Favorite bed pillows get a lot of use every night. We keep clean pillowcases on them and don’t think much about the pillow inside until it’s time to change the bed linens. Lately, have you looked?
Yikes! The pristine white pillows have turned blotchy with disgusting yellowish-to-brownish stains. What on earth…?
The most common response is to stuff an ugly, stained pillow into a clean pillowcase and hope never to have to look at that mess again!
What are Those Stains?
The culprit is sweat, the chemical composition of which varies from one person to the next, depending on what that person has been eating and drinking, or medications he or she is taking. Now add drool, body oils, makeup, hair products transferred to the pillow from lying down with wet hair—all of these things over time discolor pillows. But why not the pillowcase? Because we launder them frequently so stains are banished quickly before they have a chance to become a problem.
But the pillow itself? When did you last launder yours? Right.
You may not think you sweat while asleep, but if your pillow has become stained or just looking dingy gray and old-looking, that’s a sign you do. Congratulations are in order. This means you’re normal.
Some people sweat more than others, which can account for why your spouse’s pillow is far more stained than yours. Or your teenage son’s pillow is more disgusting than say his little brother’s. Your face or head resting against that pillow hour after hour releases sweat, which travels easily through the pillowcase into the pillow.
Get Rid of the Stains
Depending on how old these stains are, it’s a good bet you can get your bed pillows clean and beautifully white again. You can wash most types of pillows in the washing machine.
If your pillow has a zippered pillow liner, remove it. You’re in luck if the stains are limited to just that protective cover (this is different from a pillowcase and may have come as an accessory with the pillow). If the pillow itself has stains, it’s time to wash both the liner and the pillow.
Washable Only, Please
Check to make sure the pillow tag says that it is washable. Most pillows can be safely washed. (Do not attempt to wash memory foam pillows; follow this instead). Wash only one large (king-size) pillow or two smaller pillows at a time for the best results.
You’ll need these ingredients:
- Soilove (or your favorite laundry pretreatment stain remover)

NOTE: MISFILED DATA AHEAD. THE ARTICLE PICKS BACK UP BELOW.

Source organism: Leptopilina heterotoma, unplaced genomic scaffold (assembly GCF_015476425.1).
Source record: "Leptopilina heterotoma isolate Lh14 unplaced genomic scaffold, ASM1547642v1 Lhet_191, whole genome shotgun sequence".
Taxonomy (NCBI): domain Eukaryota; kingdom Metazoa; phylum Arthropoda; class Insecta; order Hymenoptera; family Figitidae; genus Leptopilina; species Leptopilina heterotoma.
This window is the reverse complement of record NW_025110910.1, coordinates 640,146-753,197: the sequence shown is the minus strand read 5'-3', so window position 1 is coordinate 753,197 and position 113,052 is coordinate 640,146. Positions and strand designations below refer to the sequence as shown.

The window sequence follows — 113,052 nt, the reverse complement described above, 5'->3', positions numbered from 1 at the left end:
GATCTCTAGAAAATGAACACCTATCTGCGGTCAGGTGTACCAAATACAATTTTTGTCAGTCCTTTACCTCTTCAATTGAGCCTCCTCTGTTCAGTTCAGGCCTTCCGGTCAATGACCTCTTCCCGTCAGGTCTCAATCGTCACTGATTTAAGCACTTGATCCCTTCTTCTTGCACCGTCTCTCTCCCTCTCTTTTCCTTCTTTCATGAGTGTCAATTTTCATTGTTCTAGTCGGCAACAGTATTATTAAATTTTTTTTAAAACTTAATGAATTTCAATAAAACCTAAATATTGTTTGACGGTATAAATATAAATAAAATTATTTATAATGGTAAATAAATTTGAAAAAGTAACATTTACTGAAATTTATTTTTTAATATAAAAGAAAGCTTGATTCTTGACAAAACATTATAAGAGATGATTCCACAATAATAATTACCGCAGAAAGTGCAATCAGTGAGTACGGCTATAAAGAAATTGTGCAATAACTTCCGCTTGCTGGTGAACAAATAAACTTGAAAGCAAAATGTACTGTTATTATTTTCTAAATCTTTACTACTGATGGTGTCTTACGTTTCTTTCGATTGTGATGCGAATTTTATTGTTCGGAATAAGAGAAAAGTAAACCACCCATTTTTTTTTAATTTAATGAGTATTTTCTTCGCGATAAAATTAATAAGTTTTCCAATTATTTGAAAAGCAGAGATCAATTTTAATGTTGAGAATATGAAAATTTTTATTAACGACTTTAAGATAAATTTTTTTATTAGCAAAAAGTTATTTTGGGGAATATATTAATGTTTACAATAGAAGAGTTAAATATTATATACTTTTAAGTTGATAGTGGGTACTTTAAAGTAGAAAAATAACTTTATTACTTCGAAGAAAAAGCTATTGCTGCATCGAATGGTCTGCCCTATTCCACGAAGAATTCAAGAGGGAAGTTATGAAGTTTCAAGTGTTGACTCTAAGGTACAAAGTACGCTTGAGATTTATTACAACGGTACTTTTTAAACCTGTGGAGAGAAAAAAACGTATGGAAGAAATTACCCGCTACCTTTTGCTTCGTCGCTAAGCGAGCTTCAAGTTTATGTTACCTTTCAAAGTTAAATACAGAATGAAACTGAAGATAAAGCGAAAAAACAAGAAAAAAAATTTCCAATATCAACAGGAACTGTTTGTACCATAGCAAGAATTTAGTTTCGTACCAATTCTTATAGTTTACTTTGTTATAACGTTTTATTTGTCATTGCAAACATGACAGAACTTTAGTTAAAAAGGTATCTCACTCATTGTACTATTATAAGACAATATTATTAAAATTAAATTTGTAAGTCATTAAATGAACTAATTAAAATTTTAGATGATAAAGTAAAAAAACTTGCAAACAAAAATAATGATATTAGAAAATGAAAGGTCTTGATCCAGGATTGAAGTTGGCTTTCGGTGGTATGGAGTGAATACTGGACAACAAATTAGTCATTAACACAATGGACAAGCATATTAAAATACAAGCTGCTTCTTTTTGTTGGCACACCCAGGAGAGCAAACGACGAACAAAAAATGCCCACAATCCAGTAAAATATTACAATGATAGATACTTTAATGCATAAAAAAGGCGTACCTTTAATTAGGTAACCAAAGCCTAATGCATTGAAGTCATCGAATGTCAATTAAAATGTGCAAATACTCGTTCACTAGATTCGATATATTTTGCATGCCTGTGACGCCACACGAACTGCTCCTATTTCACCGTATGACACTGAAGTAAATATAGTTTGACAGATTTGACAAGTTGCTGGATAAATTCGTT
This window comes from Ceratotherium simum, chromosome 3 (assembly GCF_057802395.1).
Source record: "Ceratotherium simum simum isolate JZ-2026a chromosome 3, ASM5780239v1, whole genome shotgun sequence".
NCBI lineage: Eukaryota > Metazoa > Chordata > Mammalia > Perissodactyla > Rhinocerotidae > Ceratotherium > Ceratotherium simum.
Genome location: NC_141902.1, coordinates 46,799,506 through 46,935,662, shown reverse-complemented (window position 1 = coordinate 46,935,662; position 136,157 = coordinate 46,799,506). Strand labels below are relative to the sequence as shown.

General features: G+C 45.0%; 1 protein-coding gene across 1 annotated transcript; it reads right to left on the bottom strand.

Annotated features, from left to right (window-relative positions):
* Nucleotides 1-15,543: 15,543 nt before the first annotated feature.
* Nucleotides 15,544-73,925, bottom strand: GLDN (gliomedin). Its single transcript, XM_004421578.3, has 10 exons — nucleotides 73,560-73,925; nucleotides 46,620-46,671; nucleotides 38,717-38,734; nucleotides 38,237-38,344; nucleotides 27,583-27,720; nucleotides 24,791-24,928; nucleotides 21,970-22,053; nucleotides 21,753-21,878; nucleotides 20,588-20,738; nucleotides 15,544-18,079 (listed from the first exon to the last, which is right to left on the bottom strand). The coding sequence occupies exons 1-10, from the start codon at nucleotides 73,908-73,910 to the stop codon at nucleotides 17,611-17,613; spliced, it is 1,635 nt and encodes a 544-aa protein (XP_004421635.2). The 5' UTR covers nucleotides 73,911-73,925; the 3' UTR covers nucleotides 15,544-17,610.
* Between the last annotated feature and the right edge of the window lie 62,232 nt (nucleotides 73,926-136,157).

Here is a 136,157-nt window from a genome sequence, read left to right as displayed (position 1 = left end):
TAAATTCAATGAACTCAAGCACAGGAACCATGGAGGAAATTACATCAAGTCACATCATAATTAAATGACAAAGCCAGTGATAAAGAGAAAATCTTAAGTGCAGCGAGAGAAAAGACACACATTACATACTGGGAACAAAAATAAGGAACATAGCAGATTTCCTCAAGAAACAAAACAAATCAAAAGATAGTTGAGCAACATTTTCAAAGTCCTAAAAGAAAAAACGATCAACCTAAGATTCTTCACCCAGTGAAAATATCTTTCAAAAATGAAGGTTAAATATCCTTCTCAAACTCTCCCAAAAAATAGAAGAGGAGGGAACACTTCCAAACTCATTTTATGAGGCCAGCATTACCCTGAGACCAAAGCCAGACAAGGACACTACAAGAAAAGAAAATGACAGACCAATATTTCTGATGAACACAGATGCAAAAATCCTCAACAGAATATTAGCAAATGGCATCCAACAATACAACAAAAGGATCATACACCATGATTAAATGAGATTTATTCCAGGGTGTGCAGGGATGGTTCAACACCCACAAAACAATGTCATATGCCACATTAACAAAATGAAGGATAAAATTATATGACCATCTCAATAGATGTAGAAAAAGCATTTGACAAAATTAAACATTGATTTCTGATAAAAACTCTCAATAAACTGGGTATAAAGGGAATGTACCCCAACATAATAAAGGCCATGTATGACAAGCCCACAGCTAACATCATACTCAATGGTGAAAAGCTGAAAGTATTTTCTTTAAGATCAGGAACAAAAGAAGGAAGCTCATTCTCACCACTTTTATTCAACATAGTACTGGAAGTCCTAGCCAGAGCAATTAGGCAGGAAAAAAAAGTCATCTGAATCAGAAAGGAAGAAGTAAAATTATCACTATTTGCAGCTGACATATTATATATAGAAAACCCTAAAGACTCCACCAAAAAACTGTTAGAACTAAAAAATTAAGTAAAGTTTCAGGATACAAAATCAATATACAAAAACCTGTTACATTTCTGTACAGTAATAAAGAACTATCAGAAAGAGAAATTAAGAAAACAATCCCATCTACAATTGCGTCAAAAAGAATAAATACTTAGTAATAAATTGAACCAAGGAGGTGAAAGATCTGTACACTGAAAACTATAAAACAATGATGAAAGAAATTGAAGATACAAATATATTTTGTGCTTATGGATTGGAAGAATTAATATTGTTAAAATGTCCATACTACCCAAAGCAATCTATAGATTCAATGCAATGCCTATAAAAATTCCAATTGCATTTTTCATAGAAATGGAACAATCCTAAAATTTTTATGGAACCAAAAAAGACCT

- 1 cup powdered laundry detergent (any will do but I keep a box of Ultra Tide just for washing pillows)
- 1 cup powdered Cascade Automatic Dishwasher detergent
- 1/2 cup borax
- 1 cup liquid chlorine bleach
- 1 cup white vinegar
Related: The Story of Soilove
Step 1. Treat the stains with Soilove and allow to sit for about 20 minutes. Soilove contains enzymes that attack protein and other organic stains in ways I cannot describe. It is that powerful.
Step 2. Soak the pillows in hot water. Use really hot water—the hottest you can manage with the machine you are using. If your machine has a soak function, use that. If not and it’s a top loader, you can fill the washer with hot water and then stop the cycle to allow the pillow(s) to soak. If yours is a front loader with a soak option, use that. If none of these apply, find a big container like a storage bin or use the bathtub.
Step 3. While the pillows soak, pull out the biggest cooking pot you can find. Fill it with tap water, set it on a burner set to High and bring it to full boil. Turn the burner off and pour in the laundry detergent, Cascade, and borax. Stir gently until the products dissolve in the boiling water.
Step 4. Pour the contents of your hot caldron into the washer, storage bin or tub—wherever your pillows are soaking. Carefully add and stir in the liquid bleach. Make sure the stained pillows are fully saturated by turning them over or moving them around. You may need to use a broom handle or similar to gently push them down in the washer as pillows will tend to “float.” Allow to soak for at least one hour. Longer is fine.
Step 5. Set the washing machine to the largest, longest cycle available and select “extra rinse,” if you have that option. Add a cup of white vinegar to the final rinse by pouring it into the liquid softener reservoir. This will keep it separate from the bleach, as you do not want to mix bleach and vinegar.
For a front loader, drain the water from your bin or tub and place the wet pillows into the washer. Now run the hottest, longest cycle available with an extra rinse. If you do not have an extra rinse option, put the pillows through a second wash/rinse cycle using cold water, adding the white vinegar to that last rinse.
Step 6. Dry the pillows in the dryer in a medium heat cycle along with wool dryer balls if you have them. If not, throw in a couple of tennis balls, each one tied into the toe of a sock into the dryer to keep the pillows moving. For down pillows use the air-only or fluff option. If the pillow is synthetic, use Low heat.
Keep Bed Pillows White and Pristine
Get some zippered pillow protectors. A great idea is to use two of these on each pillow—one to protect the pillow and one to act as a pillowcase. Or for triple protection, use a pillowcase on top of the two pillow protectors (I do this in my guest rooms, washing all three layers between guests).
Now, as you change and launder your bed linens, peel off the pillowcase and do an inspection. If you see any spots on the top pillow protector, launder it too. Inspect the second protector. If it’s white and pristine, you’re good to go. If not, into the laundry it goes.
Check your pillows routinely so you can deal with spots quickly. That’s the secret to keeping pillows white and pristine!
Yesterday’s Post: Spring Clean Kitchen Challenge